Wednesday, March 9, 2011
Jesus Cake and Holy Rollers
Upon correcting her, she reproached, "No. We will caw it a Jesus Cake. Because it was weow-wee good, and all my friends whuved it. And Jesus is weow-wee good, and I'm pretty shuah all my friends whuve Him too."
Touché. I'll not even attempt to debate that point.
But, apparently, the aforementioned purvayor of pastry pseudonymity didn't get a healthy enough dose of the divine dessert. Judging from what I experienced today -- embarrassment in its purest form, immediately followed by overwhelming feelings of helplessness and parental failure -- I've deduced this child undoubtedly needs more Jesus Cake in her diet. Because if Jesus is "weow-wee" good, my four-year old is "weow-wee, WEOW-wee" bad.
Today, a leisurely lunch and conversation with my very hip, collected and gracious brother was tainted by flailing, crayons thrown to the floor, frustrated table pushing, screaming and a whole heaping helping of steaming hot sass being thrown my way. Even now, I'm not clear what exactly the catalyst was. In my limited research of Piss-Poor Preschool Attitude Syndrome, it seems the symptomatic triggers A) can vary, B) are composed of several chemical reactions, and C) depending on the environment in which the piss-poor attitude is being cultivated, can mysteriously self-produce independent of any and all logical and/or rational factors.
All that stupid metaphorical mumbo-jumbo to say, she freakin' went roller-girl in public with absolutely no intention of breaking. She showed no mercy. And refused to let up. I have a faint memory of something to do with a coloring book page that was torn. From there, it was a blur of the following internal dialogue:
"Crap. Oh Crap." (Eyes shifting quickly around the restaurant to gauge level of interest in the horror scene about to unfold.) "Shiiii... please stop. Oh please, please, stop. Okay. It's gunna be fine." (Attempting to self-soothe by breathing deeply.) "Arghh. This isn't working. I'm the adult. I'M THE ADULT HERE, for God's sake!"
If you're wondering how it ended... I was a teeth-gritting, stoic-faced parent, dragging/quasi-carrying by one underarm, hip and possibly the scruff of the neck/herding my kid through the lunch-crowd while patrons did their best to look away, instead focusing their energy on all the judgment they could muster. One middle-aged woman offered me a "knowing" head tilt and half smile before sheepishly looking at her shoes.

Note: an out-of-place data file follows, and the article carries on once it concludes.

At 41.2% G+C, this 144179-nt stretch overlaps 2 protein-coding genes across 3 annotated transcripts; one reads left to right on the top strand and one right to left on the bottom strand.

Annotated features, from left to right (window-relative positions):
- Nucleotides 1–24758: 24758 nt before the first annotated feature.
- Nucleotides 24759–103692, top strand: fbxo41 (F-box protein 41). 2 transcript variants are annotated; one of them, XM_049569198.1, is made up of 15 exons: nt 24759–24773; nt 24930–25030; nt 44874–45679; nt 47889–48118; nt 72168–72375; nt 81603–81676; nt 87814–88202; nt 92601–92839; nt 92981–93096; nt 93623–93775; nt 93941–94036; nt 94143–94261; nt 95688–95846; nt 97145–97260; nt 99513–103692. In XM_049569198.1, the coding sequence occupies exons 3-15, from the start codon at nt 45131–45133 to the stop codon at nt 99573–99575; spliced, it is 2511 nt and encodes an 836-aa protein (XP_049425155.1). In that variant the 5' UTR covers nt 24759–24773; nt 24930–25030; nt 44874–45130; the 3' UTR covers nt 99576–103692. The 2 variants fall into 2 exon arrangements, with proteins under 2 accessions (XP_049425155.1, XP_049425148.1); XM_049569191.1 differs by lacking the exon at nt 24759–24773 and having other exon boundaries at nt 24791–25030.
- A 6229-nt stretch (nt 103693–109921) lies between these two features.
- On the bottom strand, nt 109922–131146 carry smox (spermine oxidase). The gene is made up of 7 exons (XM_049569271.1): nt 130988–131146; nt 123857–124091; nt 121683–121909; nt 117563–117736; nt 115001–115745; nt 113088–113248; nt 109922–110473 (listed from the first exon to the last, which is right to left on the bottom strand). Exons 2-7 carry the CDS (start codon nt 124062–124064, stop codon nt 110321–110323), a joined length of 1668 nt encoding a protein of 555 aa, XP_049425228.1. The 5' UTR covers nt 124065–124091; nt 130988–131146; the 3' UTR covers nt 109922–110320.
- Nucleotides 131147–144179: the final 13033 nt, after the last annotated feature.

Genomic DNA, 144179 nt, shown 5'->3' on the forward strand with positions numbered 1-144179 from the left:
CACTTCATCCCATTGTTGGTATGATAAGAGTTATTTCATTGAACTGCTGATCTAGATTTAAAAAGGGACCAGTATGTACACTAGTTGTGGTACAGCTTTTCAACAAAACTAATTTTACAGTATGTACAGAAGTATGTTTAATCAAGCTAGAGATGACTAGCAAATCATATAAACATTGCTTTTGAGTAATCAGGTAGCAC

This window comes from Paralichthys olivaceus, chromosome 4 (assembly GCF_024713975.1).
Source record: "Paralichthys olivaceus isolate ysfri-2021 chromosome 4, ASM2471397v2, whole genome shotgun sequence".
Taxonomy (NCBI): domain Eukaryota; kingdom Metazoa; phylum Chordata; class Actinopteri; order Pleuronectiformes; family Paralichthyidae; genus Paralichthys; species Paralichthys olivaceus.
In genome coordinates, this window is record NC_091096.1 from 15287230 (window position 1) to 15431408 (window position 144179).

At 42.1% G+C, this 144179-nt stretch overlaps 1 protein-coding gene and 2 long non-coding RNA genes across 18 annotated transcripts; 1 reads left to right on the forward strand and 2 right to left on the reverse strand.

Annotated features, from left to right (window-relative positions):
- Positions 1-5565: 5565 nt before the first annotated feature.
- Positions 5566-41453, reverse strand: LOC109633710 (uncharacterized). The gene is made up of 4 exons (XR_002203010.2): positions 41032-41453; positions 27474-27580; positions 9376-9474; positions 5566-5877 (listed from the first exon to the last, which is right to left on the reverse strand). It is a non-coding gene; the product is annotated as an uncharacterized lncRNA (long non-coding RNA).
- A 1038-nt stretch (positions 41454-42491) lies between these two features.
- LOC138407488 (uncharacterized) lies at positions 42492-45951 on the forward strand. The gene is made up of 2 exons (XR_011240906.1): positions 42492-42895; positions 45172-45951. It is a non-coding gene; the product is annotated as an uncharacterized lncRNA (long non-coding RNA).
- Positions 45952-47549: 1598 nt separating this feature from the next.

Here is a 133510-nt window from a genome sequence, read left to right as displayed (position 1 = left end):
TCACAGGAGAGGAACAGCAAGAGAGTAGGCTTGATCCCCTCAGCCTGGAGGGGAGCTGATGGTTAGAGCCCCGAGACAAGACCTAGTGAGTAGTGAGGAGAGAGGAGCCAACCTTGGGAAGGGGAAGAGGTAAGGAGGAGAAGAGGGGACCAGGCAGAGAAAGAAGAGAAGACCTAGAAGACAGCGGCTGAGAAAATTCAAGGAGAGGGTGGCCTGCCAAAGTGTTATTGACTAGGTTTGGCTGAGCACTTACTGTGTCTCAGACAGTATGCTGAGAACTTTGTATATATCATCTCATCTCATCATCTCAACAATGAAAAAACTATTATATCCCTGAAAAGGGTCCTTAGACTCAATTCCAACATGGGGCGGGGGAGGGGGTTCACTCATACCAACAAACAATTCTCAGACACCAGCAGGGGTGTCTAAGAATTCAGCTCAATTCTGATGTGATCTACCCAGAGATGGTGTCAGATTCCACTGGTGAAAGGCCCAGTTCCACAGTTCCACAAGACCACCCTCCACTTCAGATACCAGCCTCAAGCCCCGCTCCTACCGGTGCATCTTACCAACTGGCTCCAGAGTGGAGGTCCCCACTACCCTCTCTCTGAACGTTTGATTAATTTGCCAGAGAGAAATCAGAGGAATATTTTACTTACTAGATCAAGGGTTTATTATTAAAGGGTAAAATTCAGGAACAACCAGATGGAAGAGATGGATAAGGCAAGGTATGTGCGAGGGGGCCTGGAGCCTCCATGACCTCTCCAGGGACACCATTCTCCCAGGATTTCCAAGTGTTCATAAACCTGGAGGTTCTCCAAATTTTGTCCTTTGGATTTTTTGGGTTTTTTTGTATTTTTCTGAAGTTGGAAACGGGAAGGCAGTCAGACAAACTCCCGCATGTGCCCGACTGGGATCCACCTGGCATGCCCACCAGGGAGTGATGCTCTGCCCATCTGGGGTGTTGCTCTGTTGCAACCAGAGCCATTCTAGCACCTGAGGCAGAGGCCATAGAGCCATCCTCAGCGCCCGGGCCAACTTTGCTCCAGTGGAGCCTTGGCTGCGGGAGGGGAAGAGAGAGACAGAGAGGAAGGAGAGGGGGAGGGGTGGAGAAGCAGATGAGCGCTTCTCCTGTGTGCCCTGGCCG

I took her out into the cold and gray March day, sat her on the concrete steps in front of the doors of a local pub (wishing that the young man sweeping under bar stools would pity my plight, and without a word, slide a pint of draft beer out to me) and did the only thing I knew to do. I sat quietly beside her until she settled down.
She's four. I need a manual. Because, as it stands, I haven't the slightest idea how to begin a conversation with her on the unacceptable nature of her behavior, the resulting palpable embarrassment that had by then taken over my appetite, or the unbridled disappointment and helplessness I was feeling as her mother... caretaker... at this point, more like an involuntary participant in some sick parenting game, the intent of which was to force the losing player into a position of complete and unadulterated discomfort and shame.
In desperation and not having anything else at the ready, I thought about telling her all this. Instead, as the wind picked up, I looked at her, and simply said, "You embarrassed me in there. Do you know what it feels like to be embarrassed? It's like when you stand up in the middle of the room, and everyone else is sitting down, looking at you. And your teacher asks you to sing a song, and when you finish, everyone laughs and some of your friends tell you all the things you did wrong, and all the words you messed up and all the ways you may have made yourself look silly. Have you ever felt that way?"
"No. But I'm weow-wee saw-wee you feeoh that way."
So, I've learned a two things today:
1) I must work harder at embarrassing my children. And each time I do, I will openly define the situation as "embarrassment" so that they will understand exactly what it feels like. It is unacceptable to me that I have a human being in my care who claims to have no understanding of this emotion to which I so religiously cling. I can't recall two days in succession when I've not had a run-in with it. That my children are experiencing anything other than this irritates me. This will change for them. And in so understanding, my opportunities to be entertained have just increased exponentially. (Bwaaaa haa haa haa haa ha ha ha ha... heh heh... ahem...)
2) I have no idea whatsoever what I'm doing as a parent. I need a game plan. Should similar situations play out again, I need to be ready. I've gotta get a better strategy in this parenting roller derby. I took a beating today, and I feel like I may be sore for a while. I found myself helmetless on the rink floor amid a swarm of elbow throws and kicks. But this one... this one will require some thought. Other than swearing to never leave the house, thereby never having to parent in public again... although, this is a viable option... I don't have the answers.
It's days like these that make you think back nostalgically on the pre-kid utopia you once lived. The days before Jesus Cakes, kid-interrupted conversations that take weeks to complete, and the brutal roller girl beatings children can bring.
But, then again, Jesus is "weow-wee, weow-wee" good. And, perhaps, armed with enough of His cake and a sturdy pair of parenting skates, I'll eventually roll through this derby alive.